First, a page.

The Lake Isle of Innisfree - Polly Bolton
Since the last post I've been to see Michael Keegan-Dolan's wonderful Swan Lake at Sadler's Wells, a superb, uplifting, multi-textured combination of dance, physical theatre and folk music that manages to explore the failure of the Irish establishment and the Roman Catholic Church to come to terms with their dreadful betrayal of the faith of the Irish people and yet have you leaving the theatre felling cleansed and uplifted.
Which made me think of the last post - Guy Clarke's gathering "in some joint in Mission Beach...." where "William Butler Yeats in jeans"
gets up to sing, and this may have been what he sang:
but he couldn't have sung it better than the beautifully voiced Polly Bolton - an obscure legend - who strikes a perfect balance between the words and the passion in the song.
I will arise and go now, and go to Innisfree,
And a small cabin build there, of clay and wattles made;
Nine bean-rows will I have there, a hive for the honey-bee,
And live alone in the bee-loud glade.
And I shall have some peace there, for peace comes dropping slow,
Dropping from the veils of the morning to where the cricket sings;
There midnight’s all a glimmer, and noon a purple glow,
And evening full of the linnet’s wings.
I will arise and go now, for always night and day
I hear lake water lapping with low sounds by the shore;
While I stand on the roadway, or on the pavements grey,
I hear it in the deep heart’s core.
And she evokes a memory of a show I once commissioned from writer Timothy O'Grady and poets Matthew Sweeney and the wonderful Michael Donaghy who very sadly died too young in 2004. It was " Rave on Mr Yeats" (a quote from Van Morrison) and was a 200 seat sell-out for one night only at the Lilian Baylis Theatre, which is now the studio round the back of Sadlers Wells. The show consisted of a potted rendering of the life of Yeats by a drunken Liam de Staic, followed by a reading of his poetry, one poem each by some of best of contemporary poets then domiciled in London who included Sweeney and Donaghy, as well as Jo Shapcott, Kit Wright, and Fred D'Aguirre memorably reading "An Irish Airman foresees his Death". We used poets to read instead of actors because, as Sweeney claimed, they "read poetry better than actors, and of course, they're cheaper".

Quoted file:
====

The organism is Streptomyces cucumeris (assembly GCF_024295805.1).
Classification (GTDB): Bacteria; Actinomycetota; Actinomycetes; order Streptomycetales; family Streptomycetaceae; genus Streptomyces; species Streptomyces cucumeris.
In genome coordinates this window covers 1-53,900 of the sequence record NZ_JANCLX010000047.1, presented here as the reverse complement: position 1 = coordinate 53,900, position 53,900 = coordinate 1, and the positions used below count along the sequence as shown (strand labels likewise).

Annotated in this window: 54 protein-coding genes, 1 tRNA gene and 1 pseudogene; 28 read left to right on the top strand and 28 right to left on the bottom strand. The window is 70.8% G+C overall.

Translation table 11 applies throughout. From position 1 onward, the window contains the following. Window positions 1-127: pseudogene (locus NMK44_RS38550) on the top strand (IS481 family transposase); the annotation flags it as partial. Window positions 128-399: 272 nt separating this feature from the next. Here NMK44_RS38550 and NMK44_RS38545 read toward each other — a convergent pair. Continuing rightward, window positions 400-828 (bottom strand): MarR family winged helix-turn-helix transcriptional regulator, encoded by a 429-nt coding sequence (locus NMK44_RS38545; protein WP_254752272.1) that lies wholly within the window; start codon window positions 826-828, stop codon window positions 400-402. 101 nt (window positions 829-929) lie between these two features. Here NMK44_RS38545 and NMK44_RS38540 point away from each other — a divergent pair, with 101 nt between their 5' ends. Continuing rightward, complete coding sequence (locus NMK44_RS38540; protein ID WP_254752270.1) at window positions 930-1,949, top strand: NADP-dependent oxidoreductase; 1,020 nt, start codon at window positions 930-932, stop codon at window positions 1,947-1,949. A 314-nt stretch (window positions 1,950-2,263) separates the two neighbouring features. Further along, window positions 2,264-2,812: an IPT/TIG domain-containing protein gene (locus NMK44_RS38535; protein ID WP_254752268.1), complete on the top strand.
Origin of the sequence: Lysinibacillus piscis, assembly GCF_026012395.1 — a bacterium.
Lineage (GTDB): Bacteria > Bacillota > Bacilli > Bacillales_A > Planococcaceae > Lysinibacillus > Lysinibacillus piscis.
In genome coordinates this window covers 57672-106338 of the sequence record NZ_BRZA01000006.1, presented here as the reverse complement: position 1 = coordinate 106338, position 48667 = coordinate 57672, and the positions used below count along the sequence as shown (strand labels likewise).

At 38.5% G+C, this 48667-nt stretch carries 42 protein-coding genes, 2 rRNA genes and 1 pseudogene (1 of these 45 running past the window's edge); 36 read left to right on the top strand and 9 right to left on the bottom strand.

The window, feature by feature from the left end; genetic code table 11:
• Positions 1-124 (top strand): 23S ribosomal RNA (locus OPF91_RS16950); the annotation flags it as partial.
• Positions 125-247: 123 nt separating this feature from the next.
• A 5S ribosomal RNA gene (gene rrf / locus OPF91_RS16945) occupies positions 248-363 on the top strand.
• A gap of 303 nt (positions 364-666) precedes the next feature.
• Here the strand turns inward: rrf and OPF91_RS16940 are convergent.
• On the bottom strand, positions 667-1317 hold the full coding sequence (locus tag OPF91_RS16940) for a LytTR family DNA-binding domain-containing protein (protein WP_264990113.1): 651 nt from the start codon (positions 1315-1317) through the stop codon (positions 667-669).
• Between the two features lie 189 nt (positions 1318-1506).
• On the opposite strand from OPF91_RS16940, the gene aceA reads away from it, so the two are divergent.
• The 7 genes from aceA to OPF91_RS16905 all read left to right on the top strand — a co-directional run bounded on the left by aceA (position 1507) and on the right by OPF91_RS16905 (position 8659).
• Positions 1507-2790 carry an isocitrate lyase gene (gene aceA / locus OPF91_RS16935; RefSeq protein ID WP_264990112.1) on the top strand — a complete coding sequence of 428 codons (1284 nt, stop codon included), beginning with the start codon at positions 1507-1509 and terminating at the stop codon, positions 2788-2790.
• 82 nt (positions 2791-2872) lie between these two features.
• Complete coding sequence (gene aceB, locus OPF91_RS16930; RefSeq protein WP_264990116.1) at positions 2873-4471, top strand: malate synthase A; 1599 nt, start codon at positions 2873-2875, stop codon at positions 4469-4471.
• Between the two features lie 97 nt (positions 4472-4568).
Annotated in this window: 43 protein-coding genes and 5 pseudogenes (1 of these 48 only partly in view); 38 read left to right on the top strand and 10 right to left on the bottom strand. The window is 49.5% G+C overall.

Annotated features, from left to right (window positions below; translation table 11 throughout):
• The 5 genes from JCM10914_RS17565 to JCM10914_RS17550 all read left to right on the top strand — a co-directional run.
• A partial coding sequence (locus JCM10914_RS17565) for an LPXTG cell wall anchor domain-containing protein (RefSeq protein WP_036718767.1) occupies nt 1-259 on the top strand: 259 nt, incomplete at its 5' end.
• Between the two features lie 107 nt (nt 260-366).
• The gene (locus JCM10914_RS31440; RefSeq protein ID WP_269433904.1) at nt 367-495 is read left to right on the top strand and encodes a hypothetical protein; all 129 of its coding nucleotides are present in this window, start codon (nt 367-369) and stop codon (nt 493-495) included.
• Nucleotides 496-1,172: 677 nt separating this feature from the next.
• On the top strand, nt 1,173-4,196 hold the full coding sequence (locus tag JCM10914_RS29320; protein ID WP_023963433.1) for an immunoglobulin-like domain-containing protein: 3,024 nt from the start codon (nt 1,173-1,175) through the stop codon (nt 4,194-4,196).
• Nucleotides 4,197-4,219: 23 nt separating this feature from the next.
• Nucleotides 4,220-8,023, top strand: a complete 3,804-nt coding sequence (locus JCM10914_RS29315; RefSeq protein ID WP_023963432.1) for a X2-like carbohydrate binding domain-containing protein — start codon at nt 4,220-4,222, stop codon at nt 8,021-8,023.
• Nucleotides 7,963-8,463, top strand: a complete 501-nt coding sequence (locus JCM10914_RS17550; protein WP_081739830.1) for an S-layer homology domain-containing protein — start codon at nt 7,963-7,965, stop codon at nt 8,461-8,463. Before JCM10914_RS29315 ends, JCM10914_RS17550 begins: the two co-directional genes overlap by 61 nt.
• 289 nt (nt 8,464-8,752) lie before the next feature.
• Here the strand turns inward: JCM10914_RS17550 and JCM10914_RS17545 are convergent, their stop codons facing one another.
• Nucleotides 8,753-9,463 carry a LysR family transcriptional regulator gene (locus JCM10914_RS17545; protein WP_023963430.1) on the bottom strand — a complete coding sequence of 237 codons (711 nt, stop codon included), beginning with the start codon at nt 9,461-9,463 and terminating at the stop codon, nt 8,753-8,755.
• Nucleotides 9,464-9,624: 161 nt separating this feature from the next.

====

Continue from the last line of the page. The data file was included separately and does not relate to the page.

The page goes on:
After the show, in the foyer, as it was St Patrick's day, we had a Guinness bar and a ceilidh band featuring Donaghy on bodhran, an Irish drum, and there ensued much high spirited mayhem, the like of which I'm sure has never been heard at Sadlers Wells before or since. I recall, somewhere around midnight, having to prevent a fistfight between - I think - Sweeney and art critic Scott Reyburn on exaclty that issue - who read poetry best, poets or actors. The ever gentle Michael Donaghy later suggested that if there was ever a good reason for coming to blows, that was it.
So I dedicate this to the memory of Michael Donaghy, who even now is with the others in that bar in Mission Beach. Rave on Mr Yeats, rave on Michael Donaghy, rave on.
Let's hear it again.